A Look at Watershed Districts - Balancing Water Quality & Water Quantity

Drainage Water Management in Southeast Iowa

Research Published: 2012 & 2017

In the early days of conservation drainage, Iowa State University implemented side-by-side comparisons of multiple drainage practices to better understand their performance, benefits, and impacts. The first 4 years of data was published in 2012 with the remaining 5 published in 2017. 

With year-to-year variabilities in weather (specifically rainfall amount and timing), it may be difficult to get an idea of long-term effects of drainage systems with only a handful of growing season data points. The additional 5 years of data at this site helps provide a more complete picture benefits and impacts of various drainage practices. 

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The Takeaway

When more water leaves a field, more nutrients tend to move with it. Practices like controlled drainage and shallow drainage keep more water on the landscape which keeps more nutrients in the soil. This can be beneficial in dry years and periods of drought, with low risk to yield differences in especially wet years.

The Site & Testing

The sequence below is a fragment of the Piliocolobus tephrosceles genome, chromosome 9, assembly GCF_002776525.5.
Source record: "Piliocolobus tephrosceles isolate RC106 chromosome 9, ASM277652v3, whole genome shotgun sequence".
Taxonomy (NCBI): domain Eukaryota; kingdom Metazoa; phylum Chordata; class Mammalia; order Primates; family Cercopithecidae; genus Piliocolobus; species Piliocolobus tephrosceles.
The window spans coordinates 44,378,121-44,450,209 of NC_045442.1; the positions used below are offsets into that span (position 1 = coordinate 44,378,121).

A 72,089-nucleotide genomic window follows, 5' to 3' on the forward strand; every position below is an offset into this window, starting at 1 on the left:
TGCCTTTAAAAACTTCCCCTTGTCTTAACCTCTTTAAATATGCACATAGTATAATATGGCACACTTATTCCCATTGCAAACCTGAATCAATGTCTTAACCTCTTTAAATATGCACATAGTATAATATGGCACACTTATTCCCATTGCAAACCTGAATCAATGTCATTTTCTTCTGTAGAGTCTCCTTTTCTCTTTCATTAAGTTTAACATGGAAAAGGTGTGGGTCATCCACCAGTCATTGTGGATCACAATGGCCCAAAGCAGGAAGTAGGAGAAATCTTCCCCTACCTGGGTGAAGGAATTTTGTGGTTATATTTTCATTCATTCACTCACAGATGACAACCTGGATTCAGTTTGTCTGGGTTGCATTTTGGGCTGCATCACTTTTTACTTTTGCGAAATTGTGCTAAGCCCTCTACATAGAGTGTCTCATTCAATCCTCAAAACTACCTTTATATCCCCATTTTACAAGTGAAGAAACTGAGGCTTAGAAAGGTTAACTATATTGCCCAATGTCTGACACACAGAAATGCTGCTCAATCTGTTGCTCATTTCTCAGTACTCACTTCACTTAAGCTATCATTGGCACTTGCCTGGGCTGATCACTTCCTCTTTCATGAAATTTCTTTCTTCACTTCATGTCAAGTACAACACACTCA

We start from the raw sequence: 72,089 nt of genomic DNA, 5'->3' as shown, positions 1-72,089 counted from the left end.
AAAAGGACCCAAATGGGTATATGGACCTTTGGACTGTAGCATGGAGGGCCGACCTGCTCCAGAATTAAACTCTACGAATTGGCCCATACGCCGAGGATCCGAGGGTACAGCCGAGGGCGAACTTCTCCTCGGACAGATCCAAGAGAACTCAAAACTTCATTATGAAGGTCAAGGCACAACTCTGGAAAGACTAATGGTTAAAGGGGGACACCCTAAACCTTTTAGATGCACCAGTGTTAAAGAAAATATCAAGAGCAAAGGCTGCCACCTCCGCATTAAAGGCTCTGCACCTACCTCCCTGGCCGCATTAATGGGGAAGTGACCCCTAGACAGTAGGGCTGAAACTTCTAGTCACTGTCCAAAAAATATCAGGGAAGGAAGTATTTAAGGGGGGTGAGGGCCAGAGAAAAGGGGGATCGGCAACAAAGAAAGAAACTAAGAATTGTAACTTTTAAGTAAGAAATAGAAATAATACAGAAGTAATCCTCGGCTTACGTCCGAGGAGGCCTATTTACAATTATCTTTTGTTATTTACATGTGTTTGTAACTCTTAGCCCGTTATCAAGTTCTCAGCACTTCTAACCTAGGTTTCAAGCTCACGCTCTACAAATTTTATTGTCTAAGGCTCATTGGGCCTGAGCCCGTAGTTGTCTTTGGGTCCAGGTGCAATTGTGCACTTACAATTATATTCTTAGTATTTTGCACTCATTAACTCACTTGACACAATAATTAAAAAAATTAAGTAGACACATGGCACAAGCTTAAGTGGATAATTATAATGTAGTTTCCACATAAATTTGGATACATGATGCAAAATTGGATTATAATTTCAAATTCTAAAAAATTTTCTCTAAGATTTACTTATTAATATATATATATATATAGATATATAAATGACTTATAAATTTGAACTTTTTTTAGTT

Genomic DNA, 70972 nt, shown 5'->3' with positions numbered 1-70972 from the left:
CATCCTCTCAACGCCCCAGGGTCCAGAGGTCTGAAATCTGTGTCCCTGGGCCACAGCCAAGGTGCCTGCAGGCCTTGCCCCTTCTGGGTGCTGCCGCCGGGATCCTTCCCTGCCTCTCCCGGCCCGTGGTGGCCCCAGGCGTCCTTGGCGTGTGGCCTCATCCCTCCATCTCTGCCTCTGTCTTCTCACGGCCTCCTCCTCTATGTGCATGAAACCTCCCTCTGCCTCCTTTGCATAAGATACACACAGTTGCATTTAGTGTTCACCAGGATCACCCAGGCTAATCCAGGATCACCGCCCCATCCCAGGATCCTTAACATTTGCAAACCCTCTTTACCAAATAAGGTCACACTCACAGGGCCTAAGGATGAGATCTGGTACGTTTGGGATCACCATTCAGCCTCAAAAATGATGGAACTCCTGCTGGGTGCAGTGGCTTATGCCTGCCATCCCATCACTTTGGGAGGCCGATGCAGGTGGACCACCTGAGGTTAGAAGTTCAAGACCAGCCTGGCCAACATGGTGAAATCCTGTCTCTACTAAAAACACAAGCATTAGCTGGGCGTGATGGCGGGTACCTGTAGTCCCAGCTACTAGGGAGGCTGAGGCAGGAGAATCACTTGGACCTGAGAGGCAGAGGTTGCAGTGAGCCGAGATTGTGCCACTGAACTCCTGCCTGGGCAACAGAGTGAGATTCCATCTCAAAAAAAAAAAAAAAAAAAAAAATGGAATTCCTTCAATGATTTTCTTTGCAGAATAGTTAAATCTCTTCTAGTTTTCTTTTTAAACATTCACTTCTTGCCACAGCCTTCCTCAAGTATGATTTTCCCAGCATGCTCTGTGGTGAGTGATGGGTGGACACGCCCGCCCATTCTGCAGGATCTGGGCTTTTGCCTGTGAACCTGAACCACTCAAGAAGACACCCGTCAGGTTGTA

Four drainage practices (undrained, conventional drainage, controlled drainage, and shallow drainage) were compared on side-by-side plots of 3- to 6-acres (8 total plots on 42-acres). These systems were installed in 2007 in silty clay loam soil and farmed in a corn-soybean rotation commonly found throughout Iowa and the Midwest. At this Southeast Iowa research farm, these plots monitored rainfall, drainage flow, water table depth, Nitrate-N concentration, and crop yield since 2007. 

Each drainage system was designed with the same maximum drainage coefficient of ¾” per day. Depth and spacing of the drainage systems are as follows: 

  • Conventional Drainage
    • 4’ depth, 60’ spacing
  • Controlled Drainage
    • 4’ depth, 60’ spacing
    • Stoplogs placed during growing season; removed for fieldwork 
  • Shallow Drainage
    • 2.5’ deep, 40’ spacing
  • Undrained (no subsurface drainage)

The Results

Nitrate-Nitrogen concentrations in all of the drainage water was similar, so differences in total nitrate load leaving each plot corresponded to differences in the total amount of water drained from the plot. Shallow drainage and controlled drainage were both affective at reducing total amount of water drained, thus reducing total nitrate losses by about 30 to 60%. 

Year over year rainfall amount and timing varied drastically, however, over the 9 years of these combined studies, the data began to average out the spikes of both wet and dry years. Undrained plots on average had 6% decrease in yield compared to the drained plots for both corn and soybeans. There was little yield difference between the different drainage practices.


Schott, L., et al. “Drainage Water Management Effects over Five Years on Water Tables, Drainage, and Yields in Southeast Iowa.” Journal of Soil and Water Conservation, vol. 72, no. 3, 2017, pp. 251–259., doi:10.2489/jswc.72.3.251.